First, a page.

It may be a more difficult and less successful undertaking to show that Matilda, the wife of Robert, earl of Gloucester, the able son of Henry I, was Sinclair in lineage; but it is impossible to escape the task, if respect ought to be paid to most suggestive and, it may be, wholly settling evidence. The king's son was bom out of wedlock, by Nesta, daughter of Rhees ap Tudor, prince of South Wales, the same blood as Queen Elizabeth afterwards. He is one of the familiar figures of history, as the champion of his sister Matilda, the empress, against Stephen, and there was no better man of his period. Fosbrooke, in his History of Gloucester speaks enthusiastically of him as a great and most excellent nobleman. Patron of the useful chronicler, William of Malmesbury, was one of his many distinguishing impersonations. His eulogist writes of him as having
‘a character of delicious contemplation’. The Tewkesbury Chronicle says he was born in Normandy, before the death of his grandfather, the Conqueror. When he got earldom or consulatum from his father, he was usually called Robert Consul, but he is also named Robert Melhent.
It is of his countess, however, that description is required. She was the daughter of Robert Fitz-Hamo, the famous “knight of Rye”, by his second wife, Sibil de Montgomery, daughter of Roger de Montgomery, earl of Shrewsbury. A Cottonian manuscript says she was their only daughter and heir, but Matilda had three sisters. She and her husband, the king's son, by her right, heired also some of the confiscated property of the fiercest man of the reign, and perhaps one of the worst treated, Robert de Belesme, whose lineage name was Montgomery, she being his niece. This was after the famous forty-five charges drove him to Normandy for his life. The Montgomeries were at the Conquest about the most powerful of the Norman families, having got very large possessions from the Conqueror in all parts of England. The bitterness which ordinary historians ascribe to Henry I with regard to this nobleman, finds its rational, if hardly a delightful explanation, in the relationship thus shown.
William of Jumieges is monastically particular in telling of the thirteen love children whom Beauclerc, the pet monarch of the priests, had to provide about and great necessities excuse many things, possibly covetousness with the other venial sins of royalties. One thing has to be said, that better sons and daughters than they were, fall rarely to the lot of kings, no matter what the hierarchical precautions and training may be. It is something to be thankful about, as saving noble fellow-souls from being broken-spirited outcasts for life, to remember that some of the world's altogether best creatures have first seen light out of the usual fold. Virtue of the deepest kind acknowledges this, while with earnest warning voice at the same time it accepts the facts as the exceptional, to prove at once the rule of restraint and the danger of spiritual pride. A son like Robert, earl of Gloucester, was a joy to a father which only made the grief the keener that he could not hand his sceptre after him to such capable hands. As it was, through paternal favour and his marriage with Matilda Sinclair, he became the richest and most powerful next to the sovereign. The shortest proof of what he gathered is that their son, William, earl of Gloucester, in the aid for marriage of the king's daughter, 12 Henry II (1166), was assessed for 22.5 knights' fees of land in Kent, and 260.5 old with 13.5 new enfeoffment elsewhere. And there are indications that William's generosity was decreasing rather than increasing his parents' wonderfully numerous estates.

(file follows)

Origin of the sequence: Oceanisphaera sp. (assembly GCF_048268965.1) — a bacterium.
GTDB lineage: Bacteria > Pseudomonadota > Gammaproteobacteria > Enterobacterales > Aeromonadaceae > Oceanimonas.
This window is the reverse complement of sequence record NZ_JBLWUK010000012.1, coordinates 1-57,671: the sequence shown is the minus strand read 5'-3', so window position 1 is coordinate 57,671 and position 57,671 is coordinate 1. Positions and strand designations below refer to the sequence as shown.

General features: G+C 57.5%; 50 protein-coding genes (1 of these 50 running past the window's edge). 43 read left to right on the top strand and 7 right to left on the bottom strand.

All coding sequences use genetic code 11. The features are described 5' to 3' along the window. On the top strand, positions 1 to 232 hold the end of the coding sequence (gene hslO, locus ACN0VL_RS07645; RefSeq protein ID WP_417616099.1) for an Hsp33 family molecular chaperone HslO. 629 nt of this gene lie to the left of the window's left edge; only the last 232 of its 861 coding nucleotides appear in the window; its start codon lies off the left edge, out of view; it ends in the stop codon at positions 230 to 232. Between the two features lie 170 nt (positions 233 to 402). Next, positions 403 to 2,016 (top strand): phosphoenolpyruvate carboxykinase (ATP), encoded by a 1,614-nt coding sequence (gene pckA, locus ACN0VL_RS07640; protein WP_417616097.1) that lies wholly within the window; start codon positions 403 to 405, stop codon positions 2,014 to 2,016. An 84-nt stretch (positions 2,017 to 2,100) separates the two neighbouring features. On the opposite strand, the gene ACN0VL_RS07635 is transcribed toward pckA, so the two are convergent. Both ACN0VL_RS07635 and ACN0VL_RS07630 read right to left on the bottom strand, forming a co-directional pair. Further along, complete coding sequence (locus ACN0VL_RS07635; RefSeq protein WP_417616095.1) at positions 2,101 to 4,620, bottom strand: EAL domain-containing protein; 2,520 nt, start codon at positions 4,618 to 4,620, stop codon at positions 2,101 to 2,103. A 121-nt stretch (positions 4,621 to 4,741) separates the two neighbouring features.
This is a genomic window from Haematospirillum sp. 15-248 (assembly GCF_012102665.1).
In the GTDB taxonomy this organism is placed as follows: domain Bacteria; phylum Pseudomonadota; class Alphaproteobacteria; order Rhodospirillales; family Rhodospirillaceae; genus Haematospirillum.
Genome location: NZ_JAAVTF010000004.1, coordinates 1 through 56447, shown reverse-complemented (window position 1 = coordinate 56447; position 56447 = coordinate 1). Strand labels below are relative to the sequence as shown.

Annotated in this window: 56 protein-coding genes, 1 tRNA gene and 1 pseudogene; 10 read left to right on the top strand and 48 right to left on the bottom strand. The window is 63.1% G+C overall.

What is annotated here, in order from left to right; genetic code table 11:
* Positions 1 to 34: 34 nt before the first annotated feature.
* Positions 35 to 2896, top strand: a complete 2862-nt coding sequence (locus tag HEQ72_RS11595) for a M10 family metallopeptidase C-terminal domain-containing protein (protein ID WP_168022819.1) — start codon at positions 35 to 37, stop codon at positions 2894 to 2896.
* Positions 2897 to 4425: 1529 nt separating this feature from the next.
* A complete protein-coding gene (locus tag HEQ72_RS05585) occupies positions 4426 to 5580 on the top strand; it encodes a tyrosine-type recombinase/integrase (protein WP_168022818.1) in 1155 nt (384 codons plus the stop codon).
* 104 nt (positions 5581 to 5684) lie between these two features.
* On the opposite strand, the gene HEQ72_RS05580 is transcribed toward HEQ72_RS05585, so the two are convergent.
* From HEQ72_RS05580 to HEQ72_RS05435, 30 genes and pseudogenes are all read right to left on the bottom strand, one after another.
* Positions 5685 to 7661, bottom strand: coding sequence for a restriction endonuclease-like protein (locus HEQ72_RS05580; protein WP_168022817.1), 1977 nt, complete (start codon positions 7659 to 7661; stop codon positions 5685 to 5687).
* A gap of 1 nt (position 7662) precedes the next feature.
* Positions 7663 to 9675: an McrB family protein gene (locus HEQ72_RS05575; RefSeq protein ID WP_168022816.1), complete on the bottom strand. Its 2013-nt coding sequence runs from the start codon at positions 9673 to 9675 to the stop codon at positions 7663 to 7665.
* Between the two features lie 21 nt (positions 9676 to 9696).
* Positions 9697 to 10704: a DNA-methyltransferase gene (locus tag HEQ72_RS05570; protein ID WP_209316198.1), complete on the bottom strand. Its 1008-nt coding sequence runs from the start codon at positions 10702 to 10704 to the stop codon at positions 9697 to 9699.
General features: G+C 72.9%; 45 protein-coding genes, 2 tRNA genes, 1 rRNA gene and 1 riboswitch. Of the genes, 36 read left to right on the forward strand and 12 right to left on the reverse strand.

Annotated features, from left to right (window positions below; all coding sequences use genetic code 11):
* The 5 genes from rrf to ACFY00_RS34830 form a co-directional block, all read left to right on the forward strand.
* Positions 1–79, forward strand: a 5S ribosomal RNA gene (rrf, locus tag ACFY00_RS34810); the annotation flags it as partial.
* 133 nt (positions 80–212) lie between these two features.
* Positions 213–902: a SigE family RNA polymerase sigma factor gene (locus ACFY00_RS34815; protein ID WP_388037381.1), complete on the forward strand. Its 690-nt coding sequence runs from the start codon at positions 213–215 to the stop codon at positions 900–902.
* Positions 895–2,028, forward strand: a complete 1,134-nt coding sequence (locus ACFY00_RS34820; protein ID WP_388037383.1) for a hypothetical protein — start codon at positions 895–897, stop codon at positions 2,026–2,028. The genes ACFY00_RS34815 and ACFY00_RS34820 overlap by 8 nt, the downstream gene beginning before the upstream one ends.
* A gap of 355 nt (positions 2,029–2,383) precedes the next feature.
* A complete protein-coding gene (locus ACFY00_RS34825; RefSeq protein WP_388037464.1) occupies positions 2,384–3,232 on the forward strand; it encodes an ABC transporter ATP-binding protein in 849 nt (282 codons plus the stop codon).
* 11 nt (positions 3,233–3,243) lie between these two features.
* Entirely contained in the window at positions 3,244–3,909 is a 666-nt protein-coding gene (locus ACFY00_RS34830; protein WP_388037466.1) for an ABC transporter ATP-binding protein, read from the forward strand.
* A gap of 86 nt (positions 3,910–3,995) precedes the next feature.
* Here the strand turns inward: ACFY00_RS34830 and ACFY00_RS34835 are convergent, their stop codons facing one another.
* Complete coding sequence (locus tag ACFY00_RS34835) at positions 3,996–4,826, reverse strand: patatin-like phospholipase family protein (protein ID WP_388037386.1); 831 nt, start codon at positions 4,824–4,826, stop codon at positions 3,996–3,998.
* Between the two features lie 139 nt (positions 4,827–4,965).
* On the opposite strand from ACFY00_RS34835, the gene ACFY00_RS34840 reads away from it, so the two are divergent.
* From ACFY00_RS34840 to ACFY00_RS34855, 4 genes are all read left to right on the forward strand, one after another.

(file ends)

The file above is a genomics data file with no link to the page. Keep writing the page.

But this was not all. With Matilda, Robert also got a great inheritance in Normandy. William Gemeticensis gives a full account of it. He says that Matilda's name was Sibil, and not the name of her mother, who was Mabel Montgomery; but he is wrong. His account, however, seems to have quite confused a host of writers who cannot settle whether Robert Consul's countess was Maud, Sibil, or Mabel, or two, or all of the names. It will be seen that Matilda was her name, and no doubt about it. Describing Beauclerc's love family, he says,
‘His father, however, married to Robert, the eldest of them, a certain very noble girl, by name Sibil, the daughter of Robert, the son of Hamo, niece by Mabel, the daughter of Roger de Montgomery, father of Robert of Belesme.’. It has been said that she heired much if not all the English lands of her fierce uncle, Robert of Belesme. The king, he states, conceded to her husband,
‘Very large inheritance in Normandy as well as in England, which belonged by hereditary right to this maiden’. He describes the head town on her Norman lands as Torrinneium, on the borders of the consulatus or bailliwicks or counties of Bayeux and the Cotentin, two miles distant from the river Vire. It was extremely populous, he says, though the agricultural produce was not remarkably rich, merchandise being largely the interest of a busy and, to its proprietors, profitable town and country. The chronicler adds also that because it was not right to have so much property without public dignity, the king gave him